If we are looking for a transformation of consciousness and to move away from materialism, we need to step away from the parade of presents. Kids could make something for birthdays (no matter how hideous) or perhaps choose a present from among favourite toys they already own. Bringing a couple of dollars for the birthday child to choose one present is also good. Children naturally want to experience the happiness of giving but the boatload of presents in the corner is unsettling.

Of course, none of this is easy. I managed to get myself in quite a tizzy over Aaron’s ‘requests’ for various crate sized Lego boxes. Despite the amount of Lego he already has, I actually contemplated buying more. Which was seriously crazy. In the end, I bought him a pair of new sandals. Since the kid had resorted to wearing either a pair of flip flops or my neighbour’s son’s old black leather dress shoes, he appreciated the present.

The Speed Demons of Modern Life

After we’d been back a month or so from Asia, it didn’t take long before I was firmly entrenched again in the pace of life here. The first couple of weeks back a friend had asked me what my plans were for spring break. I’d answered happily, “Nothing. Just enjoy Vancouver.” And I meant it – just completely enjoy whatever we found ourselves doing. But that sentiment quickly faded and was replaced with Must Make Plans.

There is so much on offer in Western cities – music, concerts, plays, activities from circus acrobatics to ukulele lessons and everything else, a plethora of food to try in restaurants and cafes, talks that can’t be missed, things your kids must see, plus hiking trails, skiing, biking, sports galore, etc etc. Consequently we find ourselves racing all over the place to all sorts of places Because They’re There and Because We Can. There isn’t as much sitting doing very little of anything as there is in less developed places.

Despite having all the modern appliances that were supposed to free up our time, when you return to Western life with all these accoutrements and more, we have even less free time than ever before. Modern life has brought many wonderful things, yet at the same time can our nervous systems truly cope with the pace? And where is the joy in all this speed? In knocking off yet another item on the list? What is a life done quickly?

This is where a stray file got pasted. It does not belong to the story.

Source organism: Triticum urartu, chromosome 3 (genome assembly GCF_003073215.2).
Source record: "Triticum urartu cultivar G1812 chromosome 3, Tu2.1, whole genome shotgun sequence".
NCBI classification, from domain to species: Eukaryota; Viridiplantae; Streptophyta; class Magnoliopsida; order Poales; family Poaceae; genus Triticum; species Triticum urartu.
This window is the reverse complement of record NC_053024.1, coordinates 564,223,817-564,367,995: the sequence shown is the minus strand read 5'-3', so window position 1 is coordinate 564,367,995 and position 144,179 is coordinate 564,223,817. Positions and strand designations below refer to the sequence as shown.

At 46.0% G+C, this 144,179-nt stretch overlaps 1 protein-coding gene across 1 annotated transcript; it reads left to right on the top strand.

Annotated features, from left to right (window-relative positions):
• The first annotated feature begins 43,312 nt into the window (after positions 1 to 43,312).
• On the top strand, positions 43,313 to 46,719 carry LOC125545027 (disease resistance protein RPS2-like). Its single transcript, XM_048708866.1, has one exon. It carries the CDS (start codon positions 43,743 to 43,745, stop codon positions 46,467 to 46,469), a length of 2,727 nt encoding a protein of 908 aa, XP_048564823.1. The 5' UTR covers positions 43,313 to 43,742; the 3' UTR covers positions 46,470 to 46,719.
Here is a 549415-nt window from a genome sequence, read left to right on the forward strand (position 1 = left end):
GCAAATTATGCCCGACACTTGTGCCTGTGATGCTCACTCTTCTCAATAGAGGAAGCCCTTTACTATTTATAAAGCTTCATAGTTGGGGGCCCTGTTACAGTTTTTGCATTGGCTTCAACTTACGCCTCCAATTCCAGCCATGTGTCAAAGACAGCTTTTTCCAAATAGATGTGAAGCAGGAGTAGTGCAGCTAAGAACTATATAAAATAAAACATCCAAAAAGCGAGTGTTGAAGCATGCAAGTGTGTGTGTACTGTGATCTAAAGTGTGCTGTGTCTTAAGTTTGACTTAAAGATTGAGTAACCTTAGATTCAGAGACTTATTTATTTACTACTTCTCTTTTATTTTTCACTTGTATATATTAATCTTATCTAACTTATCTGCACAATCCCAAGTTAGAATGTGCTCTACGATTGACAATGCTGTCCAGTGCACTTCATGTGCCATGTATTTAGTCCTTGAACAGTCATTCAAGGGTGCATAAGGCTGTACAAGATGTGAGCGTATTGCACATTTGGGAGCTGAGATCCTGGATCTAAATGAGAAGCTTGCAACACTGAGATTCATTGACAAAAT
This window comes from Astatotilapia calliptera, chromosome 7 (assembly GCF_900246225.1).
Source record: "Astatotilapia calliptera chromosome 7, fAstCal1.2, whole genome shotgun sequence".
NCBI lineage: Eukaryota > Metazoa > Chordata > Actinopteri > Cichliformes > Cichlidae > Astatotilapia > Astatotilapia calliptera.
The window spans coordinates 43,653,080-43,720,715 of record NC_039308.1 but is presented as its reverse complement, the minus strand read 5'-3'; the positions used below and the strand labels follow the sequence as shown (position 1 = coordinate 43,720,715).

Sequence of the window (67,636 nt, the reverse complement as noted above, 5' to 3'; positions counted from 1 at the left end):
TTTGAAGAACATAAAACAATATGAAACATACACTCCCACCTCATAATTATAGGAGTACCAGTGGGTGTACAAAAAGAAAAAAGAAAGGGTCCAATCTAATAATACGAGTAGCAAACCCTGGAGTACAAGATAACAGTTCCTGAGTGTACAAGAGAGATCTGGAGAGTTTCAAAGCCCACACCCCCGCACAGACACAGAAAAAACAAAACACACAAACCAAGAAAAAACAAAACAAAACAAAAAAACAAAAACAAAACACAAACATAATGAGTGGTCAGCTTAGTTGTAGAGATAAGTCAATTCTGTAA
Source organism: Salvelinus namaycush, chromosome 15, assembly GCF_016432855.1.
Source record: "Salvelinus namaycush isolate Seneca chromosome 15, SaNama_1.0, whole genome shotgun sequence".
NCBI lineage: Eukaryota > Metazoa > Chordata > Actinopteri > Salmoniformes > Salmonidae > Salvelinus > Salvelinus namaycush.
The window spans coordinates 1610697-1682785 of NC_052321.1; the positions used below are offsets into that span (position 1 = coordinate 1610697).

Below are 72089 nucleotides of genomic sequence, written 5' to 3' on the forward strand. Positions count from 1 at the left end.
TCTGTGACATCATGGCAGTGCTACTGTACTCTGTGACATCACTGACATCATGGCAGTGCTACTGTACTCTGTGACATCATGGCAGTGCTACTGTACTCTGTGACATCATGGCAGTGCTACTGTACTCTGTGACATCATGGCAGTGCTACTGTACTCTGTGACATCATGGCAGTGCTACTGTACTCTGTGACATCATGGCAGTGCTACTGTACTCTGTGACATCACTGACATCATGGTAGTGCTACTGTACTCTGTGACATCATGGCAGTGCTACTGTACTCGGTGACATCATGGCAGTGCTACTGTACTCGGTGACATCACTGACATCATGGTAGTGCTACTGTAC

We humans are funny creatures. We are amazingly adaptive; yet that is both a curse and a blessing. We can seemingly adapt to the speed, yet is that what we should be doing?

It’s been said many times that we have our most creative moments when doing nothing in particular. Yet one truly has to make a concerted effort to do nothing in modern life. When we think we are doing nothing, we are often still doing something – surfing the web, planning the next day’s activities, sunbathing. Telling someone that we’re “doing nothing” is almost an embarrassment in the West. And even if we actually are doing nothing, it might be we start thinking we’re going to do nothing so that we can be more creative. Because we’re just so darn goal-oriented.

And the irony is the more we do, the less we actually deeply enjoy what we are doing. If each day had less in it, the things that are on offer we would then find more satisfying and be filled with more gratitude for them. But can we return to this state of mind? The malaise of modern life is not easy to avoid – and it seems that doing more of something exciting would be the cure for it. But it is the opposite. Only in doing less of everything will we find again our natural joy.

A Different Palette